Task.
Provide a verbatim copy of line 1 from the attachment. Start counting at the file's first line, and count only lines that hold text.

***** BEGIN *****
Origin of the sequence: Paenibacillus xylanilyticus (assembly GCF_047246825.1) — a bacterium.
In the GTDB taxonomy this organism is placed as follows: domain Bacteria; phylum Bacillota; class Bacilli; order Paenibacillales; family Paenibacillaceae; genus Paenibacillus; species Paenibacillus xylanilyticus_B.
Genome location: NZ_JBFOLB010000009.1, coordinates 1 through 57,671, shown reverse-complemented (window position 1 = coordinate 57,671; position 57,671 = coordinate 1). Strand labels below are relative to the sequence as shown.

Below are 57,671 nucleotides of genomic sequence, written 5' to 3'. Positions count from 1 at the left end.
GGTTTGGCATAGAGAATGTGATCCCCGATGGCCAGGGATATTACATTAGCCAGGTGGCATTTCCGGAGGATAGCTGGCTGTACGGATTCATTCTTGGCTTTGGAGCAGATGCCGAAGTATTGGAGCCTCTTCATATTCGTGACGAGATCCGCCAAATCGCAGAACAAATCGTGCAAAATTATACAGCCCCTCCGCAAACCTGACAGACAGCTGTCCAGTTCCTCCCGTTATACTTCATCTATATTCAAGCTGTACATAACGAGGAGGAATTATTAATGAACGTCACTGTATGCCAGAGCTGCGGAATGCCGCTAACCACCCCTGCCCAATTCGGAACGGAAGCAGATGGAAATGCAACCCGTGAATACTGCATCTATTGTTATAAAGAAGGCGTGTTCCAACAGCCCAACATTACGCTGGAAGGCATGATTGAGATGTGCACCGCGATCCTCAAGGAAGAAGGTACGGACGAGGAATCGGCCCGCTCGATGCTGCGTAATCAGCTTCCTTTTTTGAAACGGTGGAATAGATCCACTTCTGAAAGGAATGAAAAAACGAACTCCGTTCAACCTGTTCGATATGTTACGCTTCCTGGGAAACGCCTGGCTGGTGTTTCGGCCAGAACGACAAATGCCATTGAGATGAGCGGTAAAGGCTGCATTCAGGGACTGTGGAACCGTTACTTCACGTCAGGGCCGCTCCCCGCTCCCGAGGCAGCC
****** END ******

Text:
Origin of the sequence: Paenibacillus xylanilyticus (assembly GCF_047246825.1) — a bacterium.